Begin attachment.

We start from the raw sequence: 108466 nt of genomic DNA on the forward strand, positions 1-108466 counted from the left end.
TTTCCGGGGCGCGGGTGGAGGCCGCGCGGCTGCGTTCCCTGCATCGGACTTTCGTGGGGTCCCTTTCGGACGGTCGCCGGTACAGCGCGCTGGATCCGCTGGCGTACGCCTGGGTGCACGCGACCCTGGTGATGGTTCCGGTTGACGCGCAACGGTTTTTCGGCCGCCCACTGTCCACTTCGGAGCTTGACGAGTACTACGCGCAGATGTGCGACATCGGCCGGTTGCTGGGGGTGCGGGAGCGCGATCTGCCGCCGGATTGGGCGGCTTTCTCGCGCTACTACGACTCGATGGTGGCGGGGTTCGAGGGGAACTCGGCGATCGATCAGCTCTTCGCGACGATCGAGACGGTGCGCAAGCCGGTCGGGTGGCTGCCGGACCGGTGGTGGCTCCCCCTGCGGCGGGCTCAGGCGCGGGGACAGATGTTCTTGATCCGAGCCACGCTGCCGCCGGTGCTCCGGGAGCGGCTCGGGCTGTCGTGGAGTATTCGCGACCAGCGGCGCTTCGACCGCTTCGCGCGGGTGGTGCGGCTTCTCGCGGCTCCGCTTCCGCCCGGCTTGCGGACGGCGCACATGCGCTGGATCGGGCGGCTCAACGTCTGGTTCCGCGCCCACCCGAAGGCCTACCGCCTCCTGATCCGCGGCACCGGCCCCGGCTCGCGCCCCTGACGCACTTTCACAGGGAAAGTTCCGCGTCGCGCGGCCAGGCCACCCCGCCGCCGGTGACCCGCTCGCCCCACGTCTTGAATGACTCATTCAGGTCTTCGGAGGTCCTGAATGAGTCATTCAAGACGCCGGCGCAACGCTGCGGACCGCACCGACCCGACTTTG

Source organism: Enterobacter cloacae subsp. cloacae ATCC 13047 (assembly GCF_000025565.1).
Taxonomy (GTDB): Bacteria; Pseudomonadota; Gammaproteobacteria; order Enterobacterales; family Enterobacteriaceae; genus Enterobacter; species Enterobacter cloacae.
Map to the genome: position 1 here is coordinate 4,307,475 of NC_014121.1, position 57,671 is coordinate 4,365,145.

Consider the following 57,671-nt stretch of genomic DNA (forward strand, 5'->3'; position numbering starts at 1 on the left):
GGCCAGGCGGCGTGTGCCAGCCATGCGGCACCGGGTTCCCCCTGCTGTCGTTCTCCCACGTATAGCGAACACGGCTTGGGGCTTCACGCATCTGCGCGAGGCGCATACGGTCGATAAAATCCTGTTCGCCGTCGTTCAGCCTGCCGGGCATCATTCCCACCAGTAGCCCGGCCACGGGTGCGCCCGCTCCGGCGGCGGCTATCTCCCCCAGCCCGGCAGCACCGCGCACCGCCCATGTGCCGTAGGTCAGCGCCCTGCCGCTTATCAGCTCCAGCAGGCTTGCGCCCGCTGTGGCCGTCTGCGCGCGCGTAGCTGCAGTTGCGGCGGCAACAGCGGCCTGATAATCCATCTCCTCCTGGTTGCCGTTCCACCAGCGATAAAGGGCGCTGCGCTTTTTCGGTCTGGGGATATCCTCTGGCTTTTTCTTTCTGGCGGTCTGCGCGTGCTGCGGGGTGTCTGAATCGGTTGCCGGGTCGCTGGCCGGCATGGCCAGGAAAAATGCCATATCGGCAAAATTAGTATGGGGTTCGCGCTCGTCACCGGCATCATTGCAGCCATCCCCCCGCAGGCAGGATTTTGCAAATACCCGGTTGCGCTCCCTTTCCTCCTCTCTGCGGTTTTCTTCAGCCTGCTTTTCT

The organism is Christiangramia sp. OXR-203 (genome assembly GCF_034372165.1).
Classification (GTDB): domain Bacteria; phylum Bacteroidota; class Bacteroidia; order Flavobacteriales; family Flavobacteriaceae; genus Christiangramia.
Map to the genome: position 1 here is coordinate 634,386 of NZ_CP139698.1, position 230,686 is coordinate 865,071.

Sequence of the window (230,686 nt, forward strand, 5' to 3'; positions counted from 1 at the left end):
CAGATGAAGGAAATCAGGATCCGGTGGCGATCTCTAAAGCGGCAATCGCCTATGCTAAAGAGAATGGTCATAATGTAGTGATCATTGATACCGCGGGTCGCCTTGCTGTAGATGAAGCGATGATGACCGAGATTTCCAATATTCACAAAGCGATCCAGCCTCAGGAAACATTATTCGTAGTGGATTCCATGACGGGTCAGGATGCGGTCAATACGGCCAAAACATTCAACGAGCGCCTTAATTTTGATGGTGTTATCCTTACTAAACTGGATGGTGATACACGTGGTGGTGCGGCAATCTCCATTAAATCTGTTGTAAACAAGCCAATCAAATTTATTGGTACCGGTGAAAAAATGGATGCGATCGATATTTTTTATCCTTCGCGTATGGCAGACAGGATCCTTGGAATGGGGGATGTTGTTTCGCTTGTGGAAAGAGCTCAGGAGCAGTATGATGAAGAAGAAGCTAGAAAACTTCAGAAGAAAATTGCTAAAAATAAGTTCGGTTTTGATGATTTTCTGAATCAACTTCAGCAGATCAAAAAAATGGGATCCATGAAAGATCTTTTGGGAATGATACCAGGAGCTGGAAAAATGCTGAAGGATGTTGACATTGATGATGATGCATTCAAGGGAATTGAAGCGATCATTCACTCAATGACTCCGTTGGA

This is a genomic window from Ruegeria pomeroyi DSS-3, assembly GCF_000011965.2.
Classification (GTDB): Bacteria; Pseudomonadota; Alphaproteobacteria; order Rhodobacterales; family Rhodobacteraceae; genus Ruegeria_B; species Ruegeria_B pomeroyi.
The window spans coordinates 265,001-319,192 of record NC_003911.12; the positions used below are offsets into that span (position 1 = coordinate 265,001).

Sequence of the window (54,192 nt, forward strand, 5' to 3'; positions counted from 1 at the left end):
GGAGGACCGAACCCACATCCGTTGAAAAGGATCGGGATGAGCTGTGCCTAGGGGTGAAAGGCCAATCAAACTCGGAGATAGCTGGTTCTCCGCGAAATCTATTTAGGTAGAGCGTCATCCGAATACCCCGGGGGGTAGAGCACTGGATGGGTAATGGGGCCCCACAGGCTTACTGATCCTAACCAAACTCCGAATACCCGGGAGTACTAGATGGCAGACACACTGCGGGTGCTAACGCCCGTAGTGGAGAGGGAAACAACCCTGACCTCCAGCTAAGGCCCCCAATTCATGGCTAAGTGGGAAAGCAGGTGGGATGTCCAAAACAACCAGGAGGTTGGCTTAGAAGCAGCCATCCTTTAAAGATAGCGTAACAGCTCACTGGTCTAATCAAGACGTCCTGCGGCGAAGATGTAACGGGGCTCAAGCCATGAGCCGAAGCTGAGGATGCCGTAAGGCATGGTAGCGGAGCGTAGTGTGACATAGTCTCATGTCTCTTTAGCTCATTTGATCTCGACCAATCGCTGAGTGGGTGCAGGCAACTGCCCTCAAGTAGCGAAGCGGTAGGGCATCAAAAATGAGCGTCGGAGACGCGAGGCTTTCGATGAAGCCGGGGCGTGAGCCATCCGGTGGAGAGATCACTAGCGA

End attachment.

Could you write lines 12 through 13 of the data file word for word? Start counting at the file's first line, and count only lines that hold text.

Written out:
CAGATGAAGGAAATCAGGATCCGGTGGCGATCTCTAAAGCGGCAATCGCCTATGCTAAAGAGAATGGTCATAATGTAGTGATCATTGATACCGCGGGTCGCCTTGCTGTAGATGAAGCGATGATGACCGAGATTTCCAATATTCACAAAGCGATCCAGCCTCAGGAAACATTATTCGTAGTGGATTCCATGACGGGTCAGGATGCGGTCAATACGGCCAAAACATTCAACGAGCGCCTTAATTTTGATGGTGTTATCCTTACTAAACTGGATGGTGATACACGTGGTGGTGCGGCAATCTCCATTAAATCTGTTGTAAACAAGCCAATCAAATTTATTGGTACCGGTGAAAAAATGGATGCGATCGATATTTTTTATCCTTCGCGTATGGCAGACAGGATCCTTGGAATGGGGGATGTTGTTTCGCTTGTGGAAAGAGCTCAGGAGCAGTATGATGAAGAAGAAGCTAGAAAACTTCAGAAGAAAATTGCTAAAAATAAGTTCGGTTTTGATGATTTTCTGAATCAACTTCAGCAGATCAAAAAAATGGGATCCATGAAAGATCTTTTGGGAATGATACCAGGAGCTGGAAAAATGCTGAAGGATGTTGACATTGATGATGATGCATTCAAGGGAATTGAAGCGATCATTCACTCAATGACTCCGTTGGA

This is a genomic window from Ruegeria pomeroyi DSS-3, assembly GCF_000011965.2.